CHENNAI: A red seagull with elongated legs, webbed feet and pointed beak stands mighty impressive. Precise folds, attention to detail and enhanced features — this origami model looks similar to the real bird. But it took hours of painstaking effort and years of practice for Jagan Raj to complete this piece. Jagan was always drawn to the world of miniatures. As a child, when his peers pursued music or dance as hobbies, he opted for crafts.
“My father used to make paper crafts and help me with school projects. That’s when I developed an interest. I started with basics like toys and flowers. Over the past 12 years, I’d have made more than 10,000 paper miniatures. Out of the lot, a swan from the Prison Break series is close to my heart. I’d have made them a 1,000 times, each time it only gets better,” said the software developer from Avadi.
Jagan has a liking for origami and kirigami. He spends after-work hours practising them. The artist likes challenging designs, incorporating math and technical detailing into his craft. “There are many stages in origami involving complex calculations. A design can take even eight hours to complete.
It’s said to stimulate both sides of the brain since both hands are involved. The art is a mix of meditation, focus, science, and math. I’m glad that the early days of education can be put to use in this way,” said the artist, who will be making a debut at an art exhibition in the city next month.
He’s inspired by the works of Robert J Lang for the technicality in origami and Akira Yoshizawa for his artistic touch. “It’s a rule that an origami artist cannot take credit for another’s work but only for his original designs. I have around 30-50 models. Unfortunately, not many people pursue this craft because it’s time-consuming. A papercraft is easy as it’s all about cutting and sticking. But origami has many factors and involves only one sheet of paper. I’m also working on illuminated origami with circuits for Christmas,” said Jagan who is popular for his kirigami as well.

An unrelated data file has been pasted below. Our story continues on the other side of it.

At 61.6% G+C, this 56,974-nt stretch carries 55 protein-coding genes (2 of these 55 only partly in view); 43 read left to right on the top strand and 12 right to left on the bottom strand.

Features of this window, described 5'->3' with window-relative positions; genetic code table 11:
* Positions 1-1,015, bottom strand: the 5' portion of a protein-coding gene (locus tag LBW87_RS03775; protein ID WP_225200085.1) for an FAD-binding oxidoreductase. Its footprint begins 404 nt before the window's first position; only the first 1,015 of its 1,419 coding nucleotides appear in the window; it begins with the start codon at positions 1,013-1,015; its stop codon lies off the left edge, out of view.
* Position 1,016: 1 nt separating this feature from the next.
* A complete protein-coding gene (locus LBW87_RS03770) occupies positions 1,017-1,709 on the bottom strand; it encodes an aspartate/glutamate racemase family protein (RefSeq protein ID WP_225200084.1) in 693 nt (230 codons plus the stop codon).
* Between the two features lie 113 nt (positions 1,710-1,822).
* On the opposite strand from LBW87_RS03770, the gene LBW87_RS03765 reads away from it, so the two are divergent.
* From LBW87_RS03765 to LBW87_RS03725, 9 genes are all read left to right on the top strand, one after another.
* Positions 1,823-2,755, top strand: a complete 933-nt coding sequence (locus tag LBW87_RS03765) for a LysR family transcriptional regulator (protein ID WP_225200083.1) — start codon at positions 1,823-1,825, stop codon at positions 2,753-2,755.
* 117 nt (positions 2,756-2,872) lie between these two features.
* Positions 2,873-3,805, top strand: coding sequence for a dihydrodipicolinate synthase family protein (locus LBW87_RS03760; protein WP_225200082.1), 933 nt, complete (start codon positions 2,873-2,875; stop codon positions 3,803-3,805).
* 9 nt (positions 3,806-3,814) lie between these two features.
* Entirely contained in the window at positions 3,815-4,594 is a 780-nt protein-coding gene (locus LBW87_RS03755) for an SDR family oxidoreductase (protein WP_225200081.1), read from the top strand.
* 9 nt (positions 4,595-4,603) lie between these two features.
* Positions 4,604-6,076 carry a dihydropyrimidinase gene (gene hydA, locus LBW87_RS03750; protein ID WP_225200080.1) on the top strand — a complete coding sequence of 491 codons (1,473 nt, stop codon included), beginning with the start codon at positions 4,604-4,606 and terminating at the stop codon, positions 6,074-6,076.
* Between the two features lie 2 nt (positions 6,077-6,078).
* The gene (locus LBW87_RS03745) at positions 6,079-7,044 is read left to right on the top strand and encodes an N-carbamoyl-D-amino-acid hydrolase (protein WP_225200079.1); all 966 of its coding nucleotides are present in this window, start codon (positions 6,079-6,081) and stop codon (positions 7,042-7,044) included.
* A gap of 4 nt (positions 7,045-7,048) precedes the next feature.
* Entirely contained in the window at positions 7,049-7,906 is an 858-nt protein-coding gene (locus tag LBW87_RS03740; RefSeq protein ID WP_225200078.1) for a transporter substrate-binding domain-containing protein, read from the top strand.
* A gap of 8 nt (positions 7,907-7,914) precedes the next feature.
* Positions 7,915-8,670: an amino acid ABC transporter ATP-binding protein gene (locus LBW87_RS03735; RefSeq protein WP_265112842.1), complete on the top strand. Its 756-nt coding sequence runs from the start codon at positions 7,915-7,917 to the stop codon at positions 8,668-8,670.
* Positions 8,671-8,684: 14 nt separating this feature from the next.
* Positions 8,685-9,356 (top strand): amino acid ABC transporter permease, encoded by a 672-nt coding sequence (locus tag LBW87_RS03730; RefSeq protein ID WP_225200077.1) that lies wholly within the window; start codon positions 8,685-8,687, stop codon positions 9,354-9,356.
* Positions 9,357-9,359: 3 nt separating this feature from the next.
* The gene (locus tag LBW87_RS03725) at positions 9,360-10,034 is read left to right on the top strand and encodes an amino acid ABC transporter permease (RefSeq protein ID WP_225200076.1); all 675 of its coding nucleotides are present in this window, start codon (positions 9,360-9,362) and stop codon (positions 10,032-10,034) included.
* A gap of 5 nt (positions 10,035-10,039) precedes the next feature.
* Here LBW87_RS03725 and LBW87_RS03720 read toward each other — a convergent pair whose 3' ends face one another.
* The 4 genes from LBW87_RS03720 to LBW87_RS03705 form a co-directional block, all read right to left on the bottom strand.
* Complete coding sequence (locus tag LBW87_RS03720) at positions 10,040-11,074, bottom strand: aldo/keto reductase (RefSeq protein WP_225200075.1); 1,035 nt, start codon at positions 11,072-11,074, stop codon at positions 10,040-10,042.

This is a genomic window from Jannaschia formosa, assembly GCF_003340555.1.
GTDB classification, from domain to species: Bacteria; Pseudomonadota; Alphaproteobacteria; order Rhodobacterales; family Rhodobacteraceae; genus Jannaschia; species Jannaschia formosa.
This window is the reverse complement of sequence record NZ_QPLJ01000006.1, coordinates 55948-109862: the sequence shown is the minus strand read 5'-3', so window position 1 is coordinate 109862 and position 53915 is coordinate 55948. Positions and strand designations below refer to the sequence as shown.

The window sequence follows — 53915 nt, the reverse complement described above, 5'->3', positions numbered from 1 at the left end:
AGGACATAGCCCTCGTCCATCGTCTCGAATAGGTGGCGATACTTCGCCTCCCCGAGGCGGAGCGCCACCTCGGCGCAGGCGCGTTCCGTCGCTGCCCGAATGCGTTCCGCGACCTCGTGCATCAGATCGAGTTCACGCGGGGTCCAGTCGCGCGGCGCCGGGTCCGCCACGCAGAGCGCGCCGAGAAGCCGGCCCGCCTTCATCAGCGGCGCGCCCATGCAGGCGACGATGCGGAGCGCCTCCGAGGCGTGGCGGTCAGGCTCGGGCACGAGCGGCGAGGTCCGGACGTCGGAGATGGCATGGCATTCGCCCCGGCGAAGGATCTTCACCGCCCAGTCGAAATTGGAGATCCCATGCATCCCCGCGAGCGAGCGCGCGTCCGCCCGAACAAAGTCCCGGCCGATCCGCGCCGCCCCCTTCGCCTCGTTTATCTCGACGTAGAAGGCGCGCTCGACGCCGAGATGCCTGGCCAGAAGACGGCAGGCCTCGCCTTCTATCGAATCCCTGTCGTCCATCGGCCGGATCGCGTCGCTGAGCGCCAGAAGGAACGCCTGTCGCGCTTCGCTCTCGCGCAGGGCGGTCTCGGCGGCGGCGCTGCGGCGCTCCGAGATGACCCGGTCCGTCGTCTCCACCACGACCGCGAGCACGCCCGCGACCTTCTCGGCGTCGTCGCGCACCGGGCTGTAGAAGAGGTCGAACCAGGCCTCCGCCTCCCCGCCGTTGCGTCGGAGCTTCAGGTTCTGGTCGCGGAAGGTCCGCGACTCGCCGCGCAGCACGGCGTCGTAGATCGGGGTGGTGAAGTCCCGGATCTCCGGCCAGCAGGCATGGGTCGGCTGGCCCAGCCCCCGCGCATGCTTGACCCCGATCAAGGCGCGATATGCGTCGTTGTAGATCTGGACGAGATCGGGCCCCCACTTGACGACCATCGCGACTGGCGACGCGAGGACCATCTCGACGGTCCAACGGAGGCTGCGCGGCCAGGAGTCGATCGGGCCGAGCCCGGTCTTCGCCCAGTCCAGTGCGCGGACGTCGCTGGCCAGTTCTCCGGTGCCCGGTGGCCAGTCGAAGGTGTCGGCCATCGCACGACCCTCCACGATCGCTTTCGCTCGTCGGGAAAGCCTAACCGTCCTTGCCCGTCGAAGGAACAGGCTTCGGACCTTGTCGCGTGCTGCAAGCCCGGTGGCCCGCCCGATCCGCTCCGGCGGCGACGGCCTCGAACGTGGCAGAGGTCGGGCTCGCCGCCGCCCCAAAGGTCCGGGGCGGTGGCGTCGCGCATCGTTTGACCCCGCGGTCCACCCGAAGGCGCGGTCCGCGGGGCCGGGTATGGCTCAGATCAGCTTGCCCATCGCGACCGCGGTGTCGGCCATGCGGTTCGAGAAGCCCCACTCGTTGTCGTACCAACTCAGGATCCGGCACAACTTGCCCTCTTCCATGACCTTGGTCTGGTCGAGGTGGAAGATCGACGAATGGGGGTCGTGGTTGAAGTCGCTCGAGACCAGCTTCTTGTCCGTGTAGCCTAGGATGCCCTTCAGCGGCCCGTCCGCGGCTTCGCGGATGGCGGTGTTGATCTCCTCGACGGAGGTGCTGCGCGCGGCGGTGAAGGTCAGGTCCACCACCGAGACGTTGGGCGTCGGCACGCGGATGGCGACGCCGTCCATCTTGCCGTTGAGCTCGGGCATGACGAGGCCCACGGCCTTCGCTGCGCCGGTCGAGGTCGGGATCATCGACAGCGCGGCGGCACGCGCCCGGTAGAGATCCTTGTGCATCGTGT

Kirigami is a variation that involves cutting of paper rather than solely folding. “I make pop-out cards using kirigami for gifts. It looks simple but takes a lot of effort to make the design work. The angles and sides have to be balanced in this craft to produce the effect of popping out. I have a template design that I refer to every time I start afresh. First, I decide the medium based on whether it’s a two- or three-dimensional image. I measure the dimensions, prepare a layout with reference points to cut or fold, and then start with the job. Sometimes even the clients suggest designs I can work on,” said Jagan. He also conducts craft classes.
The artist feels that this is one of the dwindling crafts and can soon become extinct. There are a bunch of people in his area who practice it. “I made a Taj Mahal that took me six months. I haven’t even displayed that anywhere. This is not a money-making business, but a mere passion to unwind. Every design is stored in my data to preserve. My dream is to come up with a book of designs,” he says. Jagan also makes bags using paper weaving.
He’s trying to keep paper art alive in different forms. His tutorials are available on YouTube under Jagan Raj Artistry. He also takes customised orders. For details, call: 9791106031 or visit Facebook page: Jagan’s Paper World, and Instagram: Jagan Raj